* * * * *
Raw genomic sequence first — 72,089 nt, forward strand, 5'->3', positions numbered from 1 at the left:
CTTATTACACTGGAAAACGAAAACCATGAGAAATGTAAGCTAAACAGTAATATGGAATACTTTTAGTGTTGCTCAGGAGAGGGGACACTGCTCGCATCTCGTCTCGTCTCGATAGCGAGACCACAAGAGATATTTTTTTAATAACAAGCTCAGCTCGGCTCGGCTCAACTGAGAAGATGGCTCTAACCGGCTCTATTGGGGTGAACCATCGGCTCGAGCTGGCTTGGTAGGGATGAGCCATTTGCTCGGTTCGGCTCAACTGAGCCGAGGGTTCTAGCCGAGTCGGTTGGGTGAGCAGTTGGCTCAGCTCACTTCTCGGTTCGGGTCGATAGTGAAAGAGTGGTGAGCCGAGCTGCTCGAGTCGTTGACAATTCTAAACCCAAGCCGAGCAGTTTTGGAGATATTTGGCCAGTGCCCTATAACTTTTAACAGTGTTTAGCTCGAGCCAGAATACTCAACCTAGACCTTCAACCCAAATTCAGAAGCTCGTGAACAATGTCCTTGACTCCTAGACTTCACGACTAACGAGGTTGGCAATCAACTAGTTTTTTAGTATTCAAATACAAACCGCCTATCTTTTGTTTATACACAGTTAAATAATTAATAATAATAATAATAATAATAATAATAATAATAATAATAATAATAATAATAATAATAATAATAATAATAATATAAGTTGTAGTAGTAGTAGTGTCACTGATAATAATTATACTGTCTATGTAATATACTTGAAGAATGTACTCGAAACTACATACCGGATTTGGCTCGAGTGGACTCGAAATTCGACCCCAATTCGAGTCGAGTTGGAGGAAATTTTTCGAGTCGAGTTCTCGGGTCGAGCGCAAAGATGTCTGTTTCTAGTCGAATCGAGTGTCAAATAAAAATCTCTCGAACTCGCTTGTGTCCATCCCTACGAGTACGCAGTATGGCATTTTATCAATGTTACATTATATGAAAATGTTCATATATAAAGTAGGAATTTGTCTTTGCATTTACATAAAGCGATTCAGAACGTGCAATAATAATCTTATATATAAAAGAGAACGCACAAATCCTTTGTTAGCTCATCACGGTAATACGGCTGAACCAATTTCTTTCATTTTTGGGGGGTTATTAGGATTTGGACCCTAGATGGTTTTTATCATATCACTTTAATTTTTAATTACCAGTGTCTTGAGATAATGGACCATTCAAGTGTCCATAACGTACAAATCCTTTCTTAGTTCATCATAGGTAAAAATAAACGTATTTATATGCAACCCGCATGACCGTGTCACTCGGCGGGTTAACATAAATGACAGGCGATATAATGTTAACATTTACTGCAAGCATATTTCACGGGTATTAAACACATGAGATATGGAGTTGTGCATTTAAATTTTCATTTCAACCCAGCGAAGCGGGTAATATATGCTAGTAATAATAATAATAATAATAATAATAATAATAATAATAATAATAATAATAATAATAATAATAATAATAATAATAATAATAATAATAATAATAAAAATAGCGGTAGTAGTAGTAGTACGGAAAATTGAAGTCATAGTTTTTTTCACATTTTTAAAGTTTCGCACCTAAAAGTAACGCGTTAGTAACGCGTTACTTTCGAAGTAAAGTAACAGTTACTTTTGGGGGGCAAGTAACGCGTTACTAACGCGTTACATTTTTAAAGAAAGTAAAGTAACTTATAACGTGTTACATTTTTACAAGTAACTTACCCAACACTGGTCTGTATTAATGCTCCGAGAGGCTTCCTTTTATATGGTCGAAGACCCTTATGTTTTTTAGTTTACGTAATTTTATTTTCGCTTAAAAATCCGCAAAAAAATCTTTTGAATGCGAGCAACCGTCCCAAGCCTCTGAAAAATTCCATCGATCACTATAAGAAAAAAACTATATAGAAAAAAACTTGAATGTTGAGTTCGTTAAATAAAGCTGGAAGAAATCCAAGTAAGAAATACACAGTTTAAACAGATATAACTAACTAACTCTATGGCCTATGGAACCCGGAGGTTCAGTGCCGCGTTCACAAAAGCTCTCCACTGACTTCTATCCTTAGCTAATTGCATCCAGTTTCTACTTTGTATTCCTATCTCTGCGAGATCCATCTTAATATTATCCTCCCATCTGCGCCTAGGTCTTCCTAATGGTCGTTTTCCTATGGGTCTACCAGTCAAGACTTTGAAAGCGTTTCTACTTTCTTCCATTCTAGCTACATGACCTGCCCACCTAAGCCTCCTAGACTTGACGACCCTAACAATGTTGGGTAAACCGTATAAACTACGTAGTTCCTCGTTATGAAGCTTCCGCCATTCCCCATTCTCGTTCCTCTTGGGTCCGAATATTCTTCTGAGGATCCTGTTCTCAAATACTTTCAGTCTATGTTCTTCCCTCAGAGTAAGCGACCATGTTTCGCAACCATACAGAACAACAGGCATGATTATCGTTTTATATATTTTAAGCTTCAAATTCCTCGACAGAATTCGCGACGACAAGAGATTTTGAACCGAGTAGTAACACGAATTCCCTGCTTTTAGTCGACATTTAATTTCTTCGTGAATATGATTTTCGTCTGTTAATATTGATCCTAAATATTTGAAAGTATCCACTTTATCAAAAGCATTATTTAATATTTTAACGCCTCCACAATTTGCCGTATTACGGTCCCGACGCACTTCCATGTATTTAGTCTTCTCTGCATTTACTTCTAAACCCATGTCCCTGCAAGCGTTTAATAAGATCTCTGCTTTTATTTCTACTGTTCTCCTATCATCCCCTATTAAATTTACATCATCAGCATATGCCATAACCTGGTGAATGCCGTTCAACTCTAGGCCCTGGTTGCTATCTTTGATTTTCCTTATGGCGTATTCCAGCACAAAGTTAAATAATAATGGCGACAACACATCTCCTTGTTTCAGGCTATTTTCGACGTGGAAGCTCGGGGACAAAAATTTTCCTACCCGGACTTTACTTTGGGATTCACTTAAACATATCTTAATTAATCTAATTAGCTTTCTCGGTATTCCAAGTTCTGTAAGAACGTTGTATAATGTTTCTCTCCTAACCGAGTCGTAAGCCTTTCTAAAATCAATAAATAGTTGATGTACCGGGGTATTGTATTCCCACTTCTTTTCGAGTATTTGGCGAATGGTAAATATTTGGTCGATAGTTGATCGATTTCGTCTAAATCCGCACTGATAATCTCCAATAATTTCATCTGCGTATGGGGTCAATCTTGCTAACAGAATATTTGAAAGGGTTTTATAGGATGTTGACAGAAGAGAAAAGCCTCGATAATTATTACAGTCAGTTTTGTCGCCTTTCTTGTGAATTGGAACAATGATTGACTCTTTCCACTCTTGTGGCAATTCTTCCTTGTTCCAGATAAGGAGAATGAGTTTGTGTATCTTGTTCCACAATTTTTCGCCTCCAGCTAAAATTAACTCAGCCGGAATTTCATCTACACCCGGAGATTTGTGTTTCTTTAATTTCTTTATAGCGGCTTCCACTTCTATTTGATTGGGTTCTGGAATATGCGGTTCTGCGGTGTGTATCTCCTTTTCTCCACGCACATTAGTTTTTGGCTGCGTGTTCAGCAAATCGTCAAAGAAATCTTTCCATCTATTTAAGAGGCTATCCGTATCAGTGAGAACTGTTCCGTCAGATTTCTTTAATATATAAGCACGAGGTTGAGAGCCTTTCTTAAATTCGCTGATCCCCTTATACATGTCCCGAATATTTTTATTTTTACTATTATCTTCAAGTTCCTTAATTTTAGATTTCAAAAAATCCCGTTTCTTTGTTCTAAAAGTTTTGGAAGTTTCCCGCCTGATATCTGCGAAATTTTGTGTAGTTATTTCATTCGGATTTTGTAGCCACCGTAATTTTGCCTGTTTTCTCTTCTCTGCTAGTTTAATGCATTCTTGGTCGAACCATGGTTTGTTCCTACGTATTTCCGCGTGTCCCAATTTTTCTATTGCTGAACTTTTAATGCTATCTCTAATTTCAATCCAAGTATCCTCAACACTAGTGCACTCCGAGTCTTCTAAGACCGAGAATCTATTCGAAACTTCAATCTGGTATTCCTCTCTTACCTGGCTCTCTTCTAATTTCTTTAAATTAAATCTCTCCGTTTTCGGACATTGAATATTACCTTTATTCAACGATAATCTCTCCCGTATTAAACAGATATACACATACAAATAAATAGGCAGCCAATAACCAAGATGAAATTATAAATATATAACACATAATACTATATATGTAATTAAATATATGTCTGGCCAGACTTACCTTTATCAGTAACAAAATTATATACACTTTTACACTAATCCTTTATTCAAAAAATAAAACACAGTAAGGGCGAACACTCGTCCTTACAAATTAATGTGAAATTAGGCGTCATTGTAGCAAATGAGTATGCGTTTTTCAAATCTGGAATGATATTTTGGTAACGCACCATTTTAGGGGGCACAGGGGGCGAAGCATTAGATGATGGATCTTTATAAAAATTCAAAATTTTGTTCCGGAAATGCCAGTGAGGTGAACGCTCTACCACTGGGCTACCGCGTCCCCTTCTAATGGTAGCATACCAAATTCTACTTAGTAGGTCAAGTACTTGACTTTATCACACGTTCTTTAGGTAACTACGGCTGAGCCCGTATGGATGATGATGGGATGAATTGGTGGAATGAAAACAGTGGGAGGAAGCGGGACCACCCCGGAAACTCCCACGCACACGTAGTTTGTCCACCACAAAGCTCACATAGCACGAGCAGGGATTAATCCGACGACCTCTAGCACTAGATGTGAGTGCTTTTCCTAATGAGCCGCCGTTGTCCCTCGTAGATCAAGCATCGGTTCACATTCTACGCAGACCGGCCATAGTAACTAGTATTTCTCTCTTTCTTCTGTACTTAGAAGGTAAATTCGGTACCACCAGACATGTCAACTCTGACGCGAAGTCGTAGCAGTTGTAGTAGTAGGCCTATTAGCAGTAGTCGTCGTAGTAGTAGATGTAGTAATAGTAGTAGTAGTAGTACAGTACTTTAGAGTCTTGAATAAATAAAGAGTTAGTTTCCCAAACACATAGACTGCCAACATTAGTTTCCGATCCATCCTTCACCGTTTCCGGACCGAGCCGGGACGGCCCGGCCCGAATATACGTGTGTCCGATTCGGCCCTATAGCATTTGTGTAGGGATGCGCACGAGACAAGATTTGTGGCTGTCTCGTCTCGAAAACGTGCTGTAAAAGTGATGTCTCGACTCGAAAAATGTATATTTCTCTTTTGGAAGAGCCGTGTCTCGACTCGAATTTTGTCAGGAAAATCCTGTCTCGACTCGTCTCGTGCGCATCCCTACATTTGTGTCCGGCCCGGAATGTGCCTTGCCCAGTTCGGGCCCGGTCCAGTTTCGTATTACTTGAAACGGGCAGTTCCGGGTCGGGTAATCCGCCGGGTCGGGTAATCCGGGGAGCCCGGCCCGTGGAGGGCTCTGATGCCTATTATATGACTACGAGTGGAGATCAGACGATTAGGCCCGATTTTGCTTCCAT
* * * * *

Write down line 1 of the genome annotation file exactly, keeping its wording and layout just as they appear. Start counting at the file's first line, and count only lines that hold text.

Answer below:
Raw genomic sequence first — 72,089 nt, forward strand, 5'->3', positions numbered from 1 at the left: